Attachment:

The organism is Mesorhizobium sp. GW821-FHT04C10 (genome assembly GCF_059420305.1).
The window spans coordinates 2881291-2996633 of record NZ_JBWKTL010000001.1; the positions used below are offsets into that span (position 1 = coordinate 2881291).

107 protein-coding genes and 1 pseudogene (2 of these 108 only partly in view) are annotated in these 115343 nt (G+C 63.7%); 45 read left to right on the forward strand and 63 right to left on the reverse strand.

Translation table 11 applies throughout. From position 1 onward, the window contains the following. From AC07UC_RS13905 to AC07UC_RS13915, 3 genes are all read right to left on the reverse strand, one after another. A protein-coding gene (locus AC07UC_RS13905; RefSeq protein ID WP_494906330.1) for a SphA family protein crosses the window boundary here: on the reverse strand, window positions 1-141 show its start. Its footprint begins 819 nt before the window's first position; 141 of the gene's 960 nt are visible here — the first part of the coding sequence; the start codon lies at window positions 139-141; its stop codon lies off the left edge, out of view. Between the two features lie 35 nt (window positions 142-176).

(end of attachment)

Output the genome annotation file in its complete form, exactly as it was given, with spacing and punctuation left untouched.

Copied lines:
The organism is Mesorhizobium sp. GW821-FHT04C10 (genome assembly GCF_059420305.1).
The window spans coordinates 2881291-2996633 of record NZ_JBWKTL010000001.1; the positions used below are offsets into that span (position 1 = coordinate 2881291).

107 protein-coding genes and 1 pseudogene (2 of these 108 only partly in view) are annotated in these 115343 nt (G+C 63.7%); 45 read left to right on the forward strand and 63 right to left on the reverse strand.

Translation table 11 applies throughout. From position 1 onward, the window contains the following. From AC07UC_RS13905 to AC07UC_RS13915, 3 genes are all read right to left on the reverse strand, one after another. A protein-coding gene (locus AC07UC_RS13905; RefSeq protein ID WP_494906330.1) for a SphA family protein crosses the window boundary here: on the reverse strand, window positions 1-141 show its start. Its footprint begins 819 nt before the window's first position; 141 of the gene's 960 nt are visible here — the first part of the coding sequence; the start codon lies at window positions 139-141; its stop codon lies off the left edge, out of view. Between the two features lie 35 nt (window positions 142-176).